Joseph C. Brown

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Joseph C. Brown (died 1849) was a surveyor in the United States who made several major surveys in the Louisiana Territory.

Among his notable surveys:

  • Initial point of the Fifth Principal Meridian (1815) - Brown established the initial point of the Fifth Principal Meridian which was to be used for surveying lands in the Louisiana Purchase in the states of Arkansas, Missouri, Iowa, Minnesota, South Dakota and North Dakota.[1] Brown established the baseline on October 27, 1815 at the mouth of the Mississippi River. Prospect Robbins surveyed north from the mouth of the Arkansas River on the Mississippi. Where the two lines met was the Initial Point which is in Louisiana Purchase State Park in Arkansas.[2]
  • First plat of St. Louis, Missouri (1815-1818) - Brown's starting point in the survey was the home of Auguste Chouteau[3]
  • Indian Territory Line between Missouri and Indian Territory (1823), present day Kansas[4] - Brown surveys the line south from its origin at the confluence of the Kansas River and Missouri River and then surveys the Missouri-Arkansas line. Virtually all Native Americans south of the Iowa line were to be moved west of line.[5]
  • Santa Fe Trail (1825)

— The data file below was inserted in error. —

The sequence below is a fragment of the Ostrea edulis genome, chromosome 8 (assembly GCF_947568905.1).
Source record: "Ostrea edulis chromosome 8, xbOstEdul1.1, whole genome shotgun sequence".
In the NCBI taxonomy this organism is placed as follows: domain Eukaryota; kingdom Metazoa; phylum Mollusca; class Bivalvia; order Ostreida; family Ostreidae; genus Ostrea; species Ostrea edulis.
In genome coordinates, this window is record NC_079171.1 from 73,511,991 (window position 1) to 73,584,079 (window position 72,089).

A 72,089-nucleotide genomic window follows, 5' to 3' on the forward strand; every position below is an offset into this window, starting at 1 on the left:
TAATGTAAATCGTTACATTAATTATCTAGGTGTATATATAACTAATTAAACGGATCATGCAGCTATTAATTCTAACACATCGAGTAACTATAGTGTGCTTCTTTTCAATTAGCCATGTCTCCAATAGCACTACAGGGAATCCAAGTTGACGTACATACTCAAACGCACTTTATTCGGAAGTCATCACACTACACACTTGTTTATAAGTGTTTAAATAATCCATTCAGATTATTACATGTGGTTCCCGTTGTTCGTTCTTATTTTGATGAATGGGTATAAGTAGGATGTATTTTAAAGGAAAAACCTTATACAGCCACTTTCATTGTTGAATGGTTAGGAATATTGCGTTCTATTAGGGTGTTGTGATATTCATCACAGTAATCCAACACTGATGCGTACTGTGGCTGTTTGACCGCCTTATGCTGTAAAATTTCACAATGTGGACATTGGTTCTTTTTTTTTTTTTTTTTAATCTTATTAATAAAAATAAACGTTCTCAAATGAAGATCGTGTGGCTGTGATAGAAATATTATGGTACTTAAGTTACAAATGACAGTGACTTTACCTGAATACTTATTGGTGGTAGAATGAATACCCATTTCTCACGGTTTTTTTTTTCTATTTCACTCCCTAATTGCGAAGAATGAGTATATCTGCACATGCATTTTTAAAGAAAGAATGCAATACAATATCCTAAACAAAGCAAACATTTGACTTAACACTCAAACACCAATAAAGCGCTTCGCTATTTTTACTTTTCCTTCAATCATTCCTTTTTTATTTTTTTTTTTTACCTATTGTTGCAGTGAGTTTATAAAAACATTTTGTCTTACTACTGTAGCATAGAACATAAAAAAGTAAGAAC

• Honey War line (1836) Brown's most controversial survey was the resurvey of the Sullivan Line, which caused Missouri to claim its border extended 13 miles into Iowa. When Missouri tax collectors attempted to collect revenue from the new territory they were run out of the state. In the process they cut down three trees with honey bee hives for partial payment. The source of the debate was the definition of the Des Moines Rapids. When Missouri entered the Union in 1820 it said its border extended from the rapids on the River Des Moines. Brown couldn't find the rapids at the said intersection with the river-and hence-said the rapids were further north. The Supreme Court was to repudiate what was called "Brown's Line" and uphold the Sullivan Line as the border (although resurveyed).

In addition to his surveying duties he was a sheriff of St. Louis County, Missouri as well as county engineer.[6]